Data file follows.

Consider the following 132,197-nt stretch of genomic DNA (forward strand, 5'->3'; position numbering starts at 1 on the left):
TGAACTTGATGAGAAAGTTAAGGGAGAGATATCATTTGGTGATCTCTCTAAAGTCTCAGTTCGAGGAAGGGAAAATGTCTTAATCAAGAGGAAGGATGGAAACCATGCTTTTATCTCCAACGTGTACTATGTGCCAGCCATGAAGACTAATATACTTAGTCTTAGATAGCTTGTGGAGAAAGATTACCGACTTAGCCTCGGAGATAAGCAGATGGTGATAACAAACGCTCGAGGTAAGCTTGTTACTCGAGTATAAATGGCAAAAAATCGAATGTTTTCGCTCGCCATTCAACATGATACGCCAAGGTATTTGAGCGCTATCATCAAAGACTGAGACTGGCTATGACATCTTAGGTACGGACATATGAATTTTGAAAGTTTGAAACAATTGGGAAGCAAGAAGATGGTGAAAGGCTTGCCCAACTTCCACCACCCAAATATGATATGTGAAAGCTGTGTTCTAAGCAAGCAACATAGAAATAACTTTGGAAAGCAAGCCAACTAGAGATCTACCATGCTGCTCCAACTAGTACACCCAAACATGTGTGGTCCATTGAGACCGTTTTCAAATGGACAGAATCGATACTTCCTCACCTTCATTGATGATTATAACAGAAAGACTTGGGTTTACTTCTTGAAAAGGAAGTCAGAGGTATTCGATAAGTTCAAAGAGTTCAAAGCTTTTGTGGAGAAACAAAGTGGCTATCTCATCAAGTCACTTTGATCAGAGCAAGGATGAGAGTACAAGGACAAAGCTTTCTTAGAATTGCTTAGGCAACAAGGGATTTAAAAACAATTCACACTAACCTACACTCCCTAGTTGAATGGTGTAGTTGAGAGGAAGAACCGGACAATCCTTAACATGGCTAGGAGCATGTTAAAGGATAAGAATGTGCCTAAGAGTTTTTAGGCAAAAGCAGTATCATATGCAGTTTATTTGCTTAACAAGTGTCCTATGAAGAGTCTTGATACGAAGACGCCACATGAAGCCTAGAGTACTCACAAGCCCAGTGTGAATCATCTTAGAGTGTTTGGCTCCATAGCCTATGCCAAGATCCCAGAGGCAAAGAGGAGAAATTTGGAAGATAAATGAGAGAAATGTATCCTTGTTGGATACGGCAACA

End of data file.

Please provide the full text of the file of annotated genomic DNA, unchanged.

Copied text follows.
Consider the following 132,197-nt stretch of genomic DNA (forward strand, 5'->3'; position numbering starts at 1 on the left):
TGAACTTGATGAGAAAGTTAAGGGAGAGATATCATTTGGTGATCTCTCTAAAGTCTCAGTTCGAGGAAGGGAAAATGTCTTAATCAAGAGGAAGGATGGAAACCATGCTTTTATCTCCAACGTGTACTATGTGCCAGCCATGAAGACTAATATACTTAGTCTTAGATAGCTTGTGGAGAAAGATTACCGACTTAGCCTCGGAGATAAGCAGATGGTGATAACAAACGCTCGAGGTAAGCTTGTTACTCGAGTATAAATGGCAAAAAATCGAATGTTTTCGCTCGCCATTCAACATGATACGCCAAGGTATTTGAGCGCTATCATCAAAGACTGAGACTGGCTATGACATCTTAGGTACGGACATATGAATTTTGAAAGTTTGAAACAATTGGGAAGCAAGAAGATGGTGAAAGGCTTGCCCAACTTCCACCACCCAAATATGATATGTGAAAGCTGTGTTCTAAGCAAGCAACATAGAAATAACTTTGGAAAGCAAGCCAACTAGAGATCTACCATGCTGCTCCAACTAGTACACCCAAACATGTGTGGTCCATTGAGACCGTTTTCAAATGGACAGAATCGATACTTCCTCACCTTCATTGATGATTATAACAGAAAGACTTGGGTTTACTTCTTGAAAAGGAAGTCAGAGGTATTCGATAAGTTCAAAGAGTTCAAAGCTTTTGTGGAGAAACAAAGTGGCTATCTCATCAAGTCACTTTGATCAGAGCAAGGATGAGAGTACAAGGACAAAGCTTTCTTAGAATTGCTTAGGCAACAAGGGATTTAAAAACAATTCACACTAACCTACACTCCCTAGTTGAATGGTGTAGTTGAGAGGAAGAACCGGACAATCCTTAACATGGCTAGGAGCATGTTAAAGGATAAGAATGTGCCTAAGAGTTTTTAGGCAAAAGCAGTATCATATGCAGTTTATTTGCTTAACAAGTGTCCTATGAAGAGTCTTGATACGAAGACGCCACATGAAGCCTAGAGTACTCACAAGCCCAGTGTGAATCATCTTAGAGTGTTTGGCTCCATAGCCTATGCCAAGATCCCAGAGGCAAAGAGGAGAAATTTGGAAGATAAATGAGAGAAATGTATCCTTGTTGGATACGGCAACA